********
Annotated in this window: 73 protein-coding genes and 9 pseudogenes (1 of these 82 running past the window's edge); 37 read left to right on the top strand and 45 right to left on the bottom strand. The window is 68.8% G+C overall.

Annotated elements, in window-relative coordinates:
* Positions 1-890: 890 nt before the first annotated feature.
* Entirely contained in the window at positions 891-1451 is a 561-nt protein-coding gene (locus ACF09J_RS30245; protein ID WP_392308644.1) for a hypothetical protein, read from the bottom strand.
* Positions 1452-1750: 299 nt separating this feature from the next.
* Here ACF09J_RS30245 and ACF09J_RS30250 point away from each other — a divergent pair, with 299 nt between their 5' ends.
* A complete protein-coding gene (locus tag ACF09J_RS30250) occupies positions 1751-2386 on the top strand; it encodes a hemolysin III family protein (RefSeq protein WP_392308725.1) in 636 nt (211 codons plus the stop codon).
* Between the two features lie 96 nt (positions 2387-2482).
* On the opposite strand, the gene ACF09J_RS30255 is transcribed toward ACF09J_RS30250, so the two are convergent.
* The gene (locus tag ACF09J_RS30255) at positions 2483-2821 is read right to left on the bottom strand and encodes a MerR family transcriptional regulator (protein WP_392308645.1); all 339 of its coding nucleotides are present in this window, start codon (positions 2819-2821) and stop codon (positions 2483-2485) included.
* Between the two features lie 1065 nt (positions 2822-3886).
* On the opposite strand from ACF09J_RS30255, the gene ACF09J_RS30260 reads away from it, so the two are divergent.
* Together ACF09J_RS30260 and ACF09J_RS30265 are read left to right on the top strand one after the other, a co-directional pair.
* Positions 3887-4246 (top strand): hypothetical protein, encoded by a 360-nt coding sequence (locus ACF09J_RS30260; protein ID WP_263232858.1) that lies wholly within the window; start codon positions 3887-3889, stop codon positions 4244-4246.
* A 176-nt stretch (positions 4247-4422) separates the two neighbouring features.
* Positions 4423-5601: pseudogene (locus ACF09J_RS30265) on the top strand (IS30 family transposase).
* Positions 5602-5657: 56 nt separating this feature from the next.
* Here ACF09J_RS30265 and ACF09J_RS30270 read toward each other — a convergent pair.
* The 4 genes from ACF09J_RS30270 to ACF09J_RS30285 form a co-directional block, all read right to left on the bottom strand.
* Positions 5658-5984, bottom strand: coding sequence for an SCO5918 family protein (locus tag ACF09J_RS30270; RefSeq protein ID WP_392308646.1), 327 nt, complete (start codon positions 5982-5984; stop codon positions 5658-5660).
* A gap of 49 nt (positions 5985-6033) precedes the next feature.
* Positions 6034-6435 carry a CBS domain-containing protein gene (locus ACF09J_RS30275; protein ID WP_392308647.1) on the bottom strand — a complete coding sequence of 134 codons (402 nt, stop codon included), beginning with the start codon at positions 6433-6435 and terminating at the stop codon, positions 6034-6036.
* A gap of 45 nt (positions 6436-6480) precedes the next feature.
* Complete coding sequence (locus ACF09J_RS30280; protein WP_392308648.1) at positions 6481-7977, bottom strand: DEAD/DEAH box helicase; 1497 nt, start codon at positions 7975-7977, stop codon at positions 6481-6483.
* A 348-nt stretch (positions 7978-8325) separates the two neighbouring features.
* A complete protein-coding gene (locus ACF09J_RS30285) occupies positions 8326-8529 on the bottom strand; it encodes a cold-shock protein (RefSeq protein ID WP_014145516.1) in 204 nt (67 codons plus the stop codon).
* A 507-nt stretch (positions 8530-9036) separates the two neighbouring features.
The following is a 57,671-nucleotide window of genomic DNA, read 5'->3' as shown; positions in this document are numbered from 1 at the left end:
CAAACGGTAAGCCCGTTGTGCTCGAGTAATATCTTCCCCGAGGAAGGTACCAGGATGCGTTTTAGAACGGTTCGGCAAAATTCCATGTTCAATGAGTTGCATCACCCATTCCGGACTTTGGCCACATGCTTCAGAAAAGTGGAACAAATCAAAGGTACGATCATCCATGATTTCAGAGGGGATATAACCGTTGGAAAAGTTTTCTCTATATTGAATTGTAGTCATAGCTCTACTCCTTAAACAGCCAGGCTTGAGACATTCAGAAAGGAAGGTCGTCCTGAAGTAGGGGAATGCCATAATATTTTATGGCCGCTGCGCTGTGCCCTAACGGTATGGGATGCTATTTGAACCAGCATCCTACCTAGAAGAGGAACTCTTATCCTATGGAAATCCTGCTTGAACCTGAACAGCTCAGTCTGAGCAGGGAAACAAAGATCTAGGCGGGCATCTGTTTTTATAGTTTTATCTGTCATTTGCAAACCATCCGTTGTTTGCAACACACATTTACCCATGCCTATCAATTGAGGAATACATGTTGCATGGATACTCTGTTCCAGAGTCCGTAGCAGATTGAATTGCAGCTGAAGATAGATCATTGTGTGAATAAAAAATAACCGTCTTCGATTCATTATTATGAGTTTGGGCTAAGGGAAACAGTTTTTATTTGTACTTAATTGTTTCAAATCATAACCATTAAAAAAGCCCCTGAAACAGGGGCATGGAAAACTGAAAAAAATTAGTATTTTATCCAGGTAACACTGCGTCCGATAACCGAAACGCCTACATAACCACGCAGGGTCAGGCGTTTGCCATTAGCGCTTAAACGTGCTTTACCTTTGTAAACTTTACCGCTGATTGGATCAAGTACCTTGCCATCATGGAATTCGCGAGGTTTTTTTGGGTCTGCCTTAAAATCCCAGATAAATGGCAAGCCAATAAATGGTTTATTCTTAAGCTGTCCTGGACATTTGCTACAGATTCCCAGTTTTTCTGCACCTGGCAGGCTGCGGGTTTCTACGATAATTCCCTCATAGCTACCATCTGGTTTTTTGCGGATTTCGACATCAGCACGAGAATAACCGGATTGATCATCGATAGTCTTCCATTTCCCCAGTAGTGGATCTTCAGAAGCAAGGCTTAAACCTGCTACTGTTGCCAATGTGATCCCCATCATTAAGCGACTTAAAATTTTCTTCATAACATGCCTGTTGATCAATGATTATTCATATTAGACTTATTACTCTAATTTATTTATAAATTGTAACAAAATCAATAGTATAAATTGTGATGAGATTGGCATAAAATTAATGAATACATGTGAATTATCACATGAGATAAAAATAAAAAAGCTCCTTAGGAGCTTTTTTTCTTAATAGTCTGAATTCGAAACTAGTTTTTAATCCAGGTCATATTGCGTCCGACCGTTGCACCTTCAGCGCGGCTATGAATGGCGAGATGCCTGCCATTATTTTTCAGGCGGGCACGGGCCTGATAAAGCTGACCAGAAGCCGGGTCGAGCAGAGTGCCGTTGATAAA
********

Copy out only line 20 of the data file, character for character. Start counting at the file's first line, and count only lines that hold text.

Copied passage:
* Positions 5658-5984, bottom strand: coding sequence for an SCO5918 family protein (locus tag ACF09J_RS30270; RefSeq protein ID WP_392308646.1), 327 nt, complete (start codon positions 5982-5984; stop codon positions 5658-5660).